Several options are available to populate the ebook library with Calibre. One simple option is to use the ‘Add books’ feature. Using this option you can add digital books in different formats (MS-Word, PDF, EPUB etc). When you add a book, Calibre automatically collects its metadata (like title, author name, cover page, some tags associated with the book, ISBN number and so on) and displays this data along with the book.
If you find some mistakes in the metadata collected by the software, you can edit it using the ‘edit metadata ‘ feature. If you have several books, you may find editing the metadata for each of them a laborious task. To get around this difficulty, use the ‘download ‘ metadata option, which will instruct the program to collect the metadata from the Net. The software will find the metadata based on its title and author name.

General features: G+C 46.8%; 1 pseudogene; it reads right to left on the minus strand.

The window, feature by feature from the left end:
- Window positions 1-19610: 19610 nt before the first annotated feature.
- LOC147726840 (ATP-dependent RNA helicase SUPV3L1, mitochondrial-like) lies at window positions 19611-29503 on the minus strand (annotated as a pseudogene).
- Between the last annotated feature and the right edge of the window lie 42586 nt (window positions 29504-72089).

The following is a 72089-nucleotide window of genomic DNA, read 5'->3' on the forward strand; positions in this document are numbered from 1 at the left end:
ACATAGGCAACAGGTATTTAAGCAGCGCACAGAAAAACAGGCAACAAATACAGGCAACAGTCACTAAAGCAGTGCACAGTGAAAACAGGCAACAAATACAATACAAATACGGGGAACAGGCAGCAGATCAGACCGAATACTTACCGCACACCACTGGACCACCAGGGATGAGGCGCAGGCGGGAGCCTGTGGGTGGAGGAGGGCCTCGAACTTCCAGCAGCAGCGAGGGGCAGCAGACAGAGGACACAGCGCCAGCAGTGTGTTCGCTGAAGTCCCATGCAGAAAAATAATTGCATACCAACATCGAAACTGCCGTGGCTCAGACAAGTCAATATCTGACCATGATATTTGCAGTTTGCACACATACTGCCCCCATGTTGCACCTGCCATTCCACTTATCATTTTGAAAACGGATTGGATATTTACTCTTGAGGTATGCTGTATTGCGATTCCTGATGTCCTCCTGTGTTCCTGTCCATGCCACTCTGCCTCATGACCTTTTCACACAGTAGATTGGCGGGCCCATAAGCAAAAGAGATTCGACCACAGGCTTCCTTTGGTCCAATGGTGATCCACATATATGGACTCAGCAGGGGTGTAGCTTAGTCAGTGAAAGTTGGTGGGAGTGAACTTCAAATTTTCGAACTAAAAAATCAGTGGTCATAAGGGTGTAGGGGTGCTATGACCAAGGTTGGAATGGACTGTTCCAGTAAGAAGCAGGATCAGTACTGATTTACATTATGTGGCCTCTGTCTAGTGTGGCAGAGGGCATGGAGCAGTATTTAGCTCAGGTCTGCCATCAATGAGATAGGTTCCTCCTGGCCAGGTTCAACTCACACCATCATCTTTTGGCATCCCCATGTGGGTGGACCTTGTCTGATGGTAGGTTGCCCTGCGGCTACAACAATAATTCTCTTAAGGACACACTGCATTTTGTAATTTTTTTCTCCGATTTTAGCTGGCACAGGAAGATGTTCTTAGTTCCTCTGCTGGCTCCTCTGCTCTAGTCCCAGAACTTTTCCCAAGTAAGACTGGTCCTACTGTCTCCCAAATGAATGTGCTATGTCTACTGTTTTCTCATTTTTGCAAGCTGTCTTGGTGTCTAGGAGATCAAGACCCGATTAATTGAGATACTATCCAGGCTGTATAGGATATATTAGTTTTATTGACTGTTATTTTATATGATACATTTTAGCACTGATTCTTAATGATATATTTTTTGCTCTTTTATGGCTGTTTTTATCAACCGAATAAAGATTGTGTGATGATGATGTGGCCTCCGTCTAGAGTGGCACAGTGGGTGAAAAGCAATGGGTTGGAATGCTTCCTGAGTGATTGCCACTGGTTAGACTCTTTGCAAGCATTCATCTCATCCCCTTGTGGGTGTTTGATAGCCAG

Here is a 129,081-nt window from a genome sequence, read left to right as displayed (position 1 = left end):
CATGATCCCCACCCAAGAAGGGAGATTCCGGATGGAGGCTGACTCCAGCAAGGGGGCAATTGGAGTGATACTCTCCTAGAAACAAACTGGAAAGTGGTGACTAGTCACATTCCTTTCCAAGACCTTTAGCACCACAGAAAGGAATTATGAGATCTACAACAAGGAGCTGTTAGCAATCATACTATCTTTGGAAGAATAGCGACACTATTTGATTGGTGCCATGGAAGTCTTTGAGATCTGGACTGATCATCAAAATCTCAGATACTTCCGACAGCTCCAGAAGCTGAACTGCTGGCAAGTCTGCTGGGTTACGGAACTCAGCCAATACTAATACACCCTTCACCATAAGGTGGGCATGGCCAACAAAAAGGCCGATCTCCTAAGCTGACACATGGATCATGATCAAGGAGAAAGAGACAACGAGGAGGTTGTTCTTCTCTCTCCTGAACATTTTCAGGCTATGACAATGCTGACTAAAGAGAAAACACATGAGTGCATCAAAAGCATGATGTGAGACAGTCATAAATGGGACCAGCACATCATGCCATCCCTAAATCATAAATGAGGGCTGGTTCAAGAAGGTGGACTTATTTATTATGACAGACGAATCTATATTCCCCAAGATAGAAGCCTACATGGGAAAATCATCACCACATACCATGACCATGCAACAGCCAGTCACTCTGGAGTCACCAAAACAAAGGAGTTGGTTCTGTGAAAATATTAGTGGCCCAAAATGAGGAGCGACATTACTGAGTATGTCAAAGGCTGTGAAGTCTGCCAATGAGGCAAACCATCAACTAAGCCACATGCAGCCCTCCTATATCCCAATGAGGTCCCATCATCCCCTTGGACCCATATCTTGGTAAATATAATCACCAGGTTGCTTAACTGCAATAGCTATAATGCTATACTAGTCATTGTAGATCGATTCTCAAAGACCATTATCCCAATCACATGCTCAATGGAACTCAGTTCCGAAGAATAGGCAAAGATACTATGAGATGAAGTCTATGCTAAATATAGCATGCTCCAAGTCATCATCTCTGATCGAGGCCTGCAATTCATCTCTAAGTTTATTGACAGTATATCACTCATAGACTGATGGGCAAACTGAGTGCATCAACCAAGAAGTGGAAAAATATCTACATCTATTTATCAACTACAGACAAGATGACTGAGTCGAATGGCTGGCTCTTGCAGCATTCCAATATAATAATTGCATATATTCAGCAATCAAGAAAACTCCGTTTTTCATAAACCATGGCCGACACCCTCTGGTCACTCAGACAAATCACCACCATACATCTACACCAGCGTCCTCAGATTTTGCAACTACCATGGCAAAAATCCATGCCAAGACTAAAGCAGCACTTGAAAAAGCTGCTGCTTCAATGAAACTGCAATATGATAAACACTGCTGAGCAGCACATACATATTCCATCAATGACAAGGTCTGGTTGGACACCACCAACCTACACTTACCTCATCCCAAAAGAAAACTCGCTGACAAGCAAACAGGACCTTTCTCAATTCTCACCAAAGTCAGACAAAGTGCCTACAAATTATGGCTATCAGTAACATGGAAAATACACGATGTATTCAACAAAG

Another feature worth a mention is the ‘Get Books’ option that lets you collect books from different online sources. For instance, if you wish to purchase a book and know the seller with the lowest price, simply enter the title of the book and invoke a search under the ‘Get books’ menu. The tool will go out and search various booksellers’ websites (like Amazon, Google Books etc.) and get you a list of matches sorted by price. When you click on any of the links in the list, Calibre will take you to the seller’s site.
Now, if you wish to share your ebook library with your friends/colleagues in your private network, Calibre’s Connect/Share network feature could come in handy. This feature allows you to convert the Calibre into a local web server, which can be accessed by anyone on your local network via the port 8080. This means, if your IP on the local network is 192.168.1.1, then anyone on your network can access your ebook library using the link here.